New Jersey’s The Gaslight Anthem have always worn their influences proudly on their sleeves, from The Clash to Tom Petty and most obviously, their state’s most famous export, Bruce Springsteen. As writer Nick Hornby said of their previous album, 2012’s Handwritten, “if you haven’t heard anything like this before, then you’re probably listening to the wrong band anyway”.
That being said, Get Hurt is the most expansive Gaslight Anthem record yet. The album opens with ‘Stay Vicious’, a nod to ‘Stay Lucky’ (from third album American Slang) and a statement of intent. The track begins with the heaviest riff recorded by the band, sounding more like the alt rock of Stone Temple Pilots or Velvet Revolver than what TGA fans would have come to expect. As the verse makes way to the chorus, the guitars begin to chime and a familiar “la la la” bridge appears. Initially, this change from the norm is a little off-putting, however it becomes clear that the band are simply evolving their sound at a faster rate than before.
Singer Brian Fallon’s lyrics tend to choose from five topics: girls, heartbreak, girls, rock and roll, and his hometown. Drawing inspiration from Fallon’s recent divorce, Get Hurt focusses less on the contemporary American fairy tales carved out in previous releases. The dive bars, muscle cars and New Jersey streets have all but disappeared, although Fallon’s distinct poetic style remains. The lyrics are incredibly personal, whereas before they would often blend reality with romanticisms and fantasy.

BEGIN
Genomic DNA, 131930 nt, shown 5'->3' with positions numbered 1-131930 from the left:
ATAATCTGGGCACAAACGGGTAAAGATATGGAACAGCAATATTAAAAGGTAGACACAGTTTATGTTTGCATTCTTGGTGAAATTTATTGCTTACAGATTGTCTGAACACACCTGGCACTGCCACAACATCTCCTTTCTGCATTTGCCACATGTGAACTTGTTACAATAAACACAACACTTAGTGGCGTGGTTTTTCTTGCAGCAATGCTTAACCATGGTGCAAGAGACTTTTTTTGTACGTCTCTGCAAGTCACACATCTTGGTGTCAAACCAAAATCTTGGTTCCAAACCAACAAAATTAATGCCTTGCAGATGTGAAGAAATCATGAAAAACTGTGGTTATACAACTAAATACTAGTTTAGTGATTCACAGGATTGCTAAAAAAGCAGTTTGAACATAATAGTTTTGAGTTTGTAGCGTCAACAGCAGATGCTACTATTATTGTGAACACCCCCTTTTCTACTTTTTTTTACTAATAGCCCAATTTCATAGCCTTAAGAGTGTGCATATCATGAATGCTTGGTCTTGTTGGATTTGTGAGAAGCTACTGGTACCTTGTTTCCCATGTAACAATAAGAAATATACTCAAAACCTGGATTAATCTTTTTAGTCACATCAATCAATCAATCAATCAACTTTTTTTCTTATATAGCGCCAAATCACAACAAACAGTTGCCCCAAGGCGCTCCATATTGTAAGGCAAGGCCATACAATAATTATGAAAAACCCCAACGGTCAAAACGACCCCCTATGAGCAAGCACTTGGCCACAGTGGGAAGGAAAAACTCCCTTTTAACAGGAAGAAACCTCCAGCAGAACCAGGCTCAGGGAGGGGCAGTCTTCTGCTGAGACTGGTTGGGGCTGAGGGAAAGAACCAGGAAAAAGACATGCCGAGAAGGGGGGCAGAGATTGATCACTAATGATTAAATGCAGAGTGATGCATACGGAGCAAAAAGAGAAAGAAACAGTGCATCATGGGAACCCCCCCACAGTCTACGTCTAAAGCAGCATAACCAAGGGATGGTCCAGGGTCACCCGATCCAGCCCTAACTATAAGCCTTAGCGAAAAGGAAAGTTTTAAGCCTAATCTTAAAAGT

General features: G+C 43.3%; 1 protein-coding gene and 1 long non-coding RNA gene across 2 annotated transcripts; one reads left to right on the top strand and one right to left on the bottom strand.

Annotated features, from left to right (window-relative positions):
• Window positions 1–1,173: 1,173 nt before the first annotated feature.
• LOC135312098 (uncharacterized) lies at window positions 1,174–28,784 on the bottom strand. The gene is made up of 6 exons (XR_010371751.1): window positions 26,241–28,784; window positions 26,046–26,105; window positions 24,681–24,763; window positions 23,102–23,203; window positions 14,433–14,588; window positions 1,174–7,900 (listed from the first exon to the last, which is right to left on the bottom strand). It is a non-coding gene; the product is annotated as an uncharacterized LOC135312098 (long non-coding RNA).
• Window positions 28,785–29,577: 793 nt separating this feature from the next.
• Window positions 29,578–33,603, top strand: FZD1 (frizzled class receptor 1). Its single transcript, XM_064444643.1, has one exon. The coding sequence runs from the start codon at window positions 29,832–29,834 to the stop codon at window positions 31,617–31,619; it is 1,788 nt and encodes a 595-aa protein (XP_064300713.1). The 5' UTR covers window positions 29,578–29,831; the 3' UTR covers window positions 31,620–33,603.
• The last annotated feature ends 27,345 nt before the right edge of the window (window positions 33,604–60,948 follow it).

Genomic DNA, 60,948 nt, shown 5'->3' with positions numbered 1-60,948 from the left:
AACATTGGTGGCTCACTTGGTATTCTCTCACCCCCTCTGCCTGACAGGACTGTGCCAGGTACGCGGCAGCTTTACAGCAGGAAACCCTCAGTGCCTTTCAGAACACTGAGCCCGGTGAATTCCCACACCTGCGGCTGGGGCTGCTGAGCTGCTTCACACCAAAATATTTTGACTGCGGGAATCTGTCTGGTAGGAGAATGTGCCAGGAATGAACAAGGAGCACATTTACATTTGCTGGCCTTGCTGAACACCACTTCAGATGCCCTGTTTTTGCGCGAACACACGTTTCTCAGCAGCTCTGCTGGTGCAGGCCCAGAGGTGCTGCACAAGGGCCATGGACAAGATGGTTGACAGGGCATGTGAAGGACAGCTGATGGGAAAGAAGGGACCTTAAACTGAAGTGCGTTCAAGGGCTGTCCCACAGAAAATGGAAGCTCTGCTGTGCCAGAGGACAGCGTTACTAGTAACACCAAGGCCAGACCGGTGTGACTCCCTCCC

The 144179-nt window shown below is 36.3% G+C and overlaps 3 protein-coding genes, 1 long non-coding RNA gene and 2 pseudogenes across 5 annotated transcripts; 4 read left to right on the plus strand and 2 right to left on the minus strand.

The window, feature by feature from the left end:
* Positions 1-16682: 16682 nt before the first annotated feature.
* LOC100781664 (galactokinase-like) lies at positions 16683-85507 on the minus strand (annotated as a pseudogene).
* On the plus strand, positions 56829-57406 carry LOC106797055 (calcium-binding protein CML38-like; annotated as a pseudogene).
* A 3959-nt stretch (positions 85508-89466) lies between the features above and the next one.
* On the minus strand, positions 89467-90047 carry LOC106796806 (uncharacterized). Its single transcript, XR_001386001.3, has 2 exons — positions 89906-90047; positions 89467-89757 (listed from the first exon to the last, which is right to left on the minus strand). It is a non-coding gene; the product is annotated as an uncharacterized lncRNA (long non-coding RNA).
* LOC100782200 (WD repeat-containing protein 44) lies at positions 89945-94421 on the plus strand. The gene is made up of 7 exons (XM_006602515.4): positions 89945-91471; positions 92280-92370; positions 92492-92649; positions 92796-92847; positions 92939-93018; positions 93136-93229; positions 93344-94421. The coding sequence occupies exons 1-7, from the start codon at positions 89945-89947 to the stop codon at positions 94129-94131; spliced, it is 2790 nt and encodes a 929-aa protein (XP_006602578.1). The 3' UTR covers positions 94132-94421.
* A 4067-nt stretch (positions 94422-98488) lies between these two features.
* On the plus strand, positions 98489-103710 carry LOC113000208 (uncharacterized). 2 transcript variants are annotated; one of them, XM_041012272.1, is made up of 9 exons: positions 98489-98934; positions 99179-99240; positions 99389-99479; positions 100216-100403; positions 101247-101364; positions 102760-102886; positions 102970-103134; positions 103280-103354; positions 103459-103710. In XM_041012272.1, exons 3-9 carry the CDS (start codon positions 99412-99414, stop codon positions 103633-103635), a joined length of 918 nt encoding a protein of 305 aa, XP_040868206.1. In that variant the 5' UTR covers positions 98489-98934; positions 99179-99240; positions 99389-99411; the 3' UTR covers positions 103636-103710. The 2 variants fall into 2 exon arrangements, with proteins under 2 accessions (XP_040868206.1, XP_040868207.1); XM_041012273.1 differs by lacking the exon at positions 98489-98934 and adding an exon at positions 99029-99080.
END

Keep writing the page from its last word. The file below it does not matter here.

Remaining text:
As a result of this, the album runs the risk of suffering from repetition. Throughout different songs Fallon traverses despair, self-pity, and cynical anger, to reach catharsis. The theme is complemented by the band’s new style of song writing, while before songs were built around chord structures, on Get Hurt there is more emphasis on riffing and Benny Horowitz’ drumming. The upshot is a bruising album, perfectly capturing the fallout of a breakup.
Despite this change there are still tracks that sound like signature Gaslight Anthem, notably ‘1,000 Years’ and ‘Selected Poems’, the second of which is certainly a highlight of the album. Get Hurt is still rife with raucous singalong choruses and melodic guitar lines. The token slow acoustic song ‘Break Your Heart’ still makes an appearance towards the end of the record, and it showcases Fallon at his most poignant, crooning “there are things I have seen that I never will tell, that drove me out of my mind and inside myself”. What has changed is that The Gaslight Anthem have created an album that sounds like them. They’ve benefitted from various side projects (Fallon’s broody soul in The Horrible Crowes, and Horowitz’ DIY Punk outfit Bottomfeeder), and have matured as well as expanding their musical palette. After years of paying homage, regardless of their expertise at it, The Gaslight Anthem have found their identity amongst their influences.